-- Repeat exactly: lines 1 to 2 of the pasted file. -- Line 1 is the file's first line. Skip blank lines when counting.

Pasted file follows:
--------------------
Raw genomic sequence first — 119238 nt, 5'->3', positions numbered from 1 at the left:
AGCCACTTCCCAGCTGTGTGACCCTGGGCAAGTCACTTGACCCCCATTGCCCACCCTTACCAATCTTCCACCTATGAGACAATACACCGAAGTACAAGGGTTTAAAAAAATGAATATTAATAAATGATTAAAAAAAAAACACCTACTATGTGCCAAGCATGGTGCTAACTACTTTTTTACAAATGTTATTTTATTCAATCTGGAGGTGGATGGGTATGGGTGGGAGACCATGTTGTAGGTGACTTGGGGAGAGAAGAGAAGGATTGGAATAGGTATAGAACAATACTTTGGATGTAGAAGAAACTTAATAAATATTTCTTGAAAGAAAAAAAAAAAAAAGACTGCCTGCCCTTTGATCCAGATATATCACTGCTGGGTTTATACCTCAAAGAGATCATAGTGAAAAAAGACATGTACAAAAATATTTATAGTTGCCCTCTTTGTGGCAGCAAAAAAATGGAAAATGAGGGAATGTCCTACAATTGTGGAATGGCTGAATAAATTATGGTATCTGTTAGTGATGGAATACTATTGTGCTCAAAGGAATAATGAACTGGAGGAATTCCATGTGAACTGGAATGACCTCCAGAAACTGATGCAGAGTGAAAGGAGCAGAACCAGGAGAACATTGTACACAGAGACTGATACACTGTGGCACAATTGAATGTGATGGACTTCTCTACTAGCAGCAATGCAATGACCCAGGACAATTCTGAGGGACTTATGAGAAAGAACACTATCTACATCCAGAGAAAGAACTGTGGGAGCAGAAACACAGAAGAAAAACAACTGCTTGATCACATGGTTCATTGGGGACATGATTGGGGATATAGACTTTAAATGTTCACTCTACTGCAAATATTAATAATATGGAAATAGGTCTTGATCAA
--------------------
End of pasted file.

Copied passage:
Raw genomic sequence first — 119238 nt, 5'->3', positions numbered from 1 at the left:
AGCCACTTCCCAGCTGTGTGACCCTGGGCAAGTCACTTGACCCCCATTGCCCACCCTTACCAATCTTCCACCTATGAGACAATACACCGAAGTACAAGGGTTTAAAAAAATGAATATTAATAAATGATTAAAAAAAAAACACCTACTATGTGCCAAGCATGGTGCTAACTACTTTTTTACAAATGTTATTTTATTCAATCTGGAGGTGGATGGGTATGGGTGGGAGACCATGTTGTAGGTGACTTGGGGAGAGAAGAGAAGGATTGGAATAGGTATAGAACAATACTTTGGATGTAGAAGAAACTTAATAAATATTTCTTGAAAGAAAAAAAAAAAAAAGACTGCCTGCCCTTTGATCCAGATATATCACTGCTGGGTTTATACCTCAAAGAGATCATAGTGAAAAAAGACATGTACAAAAATATTTATAGTTGCCCTCTTTGTGGCAGCAAAAAAATGGAAAATGAGGGAATGTCCTACAATTGTGGAATGGCTGAATAAATTATGGTATCTGTTAGTGATGGAATACTATTGTGCTCAAAGGAATAATGAACTGGAGGAATTCCATGTGAACTGGAATGACCTCCAGAAACTGATGCAGAGTGAAAGGAGCAGAACCAGGAGAACATTGTACACAGAGACTGATACACTGTGGCACAATTGAATGTGATGGACTTCTCTACTAGCAGCAATGCAATGACCCAGGACAATTCTGAGGGACTTATGAGAAAGAACACTATCTACATCCAGAGAAAGAACTGTGGGAGCAGAAACACAGAAGAAAAACAACTGCTTGATCACATGGTTCATTGGGGACATGATTGGGGATATAGACTTTAAATGTTCACTCTACTGCAAATATTAATAATATGGAAATAGGTCTTGATCAA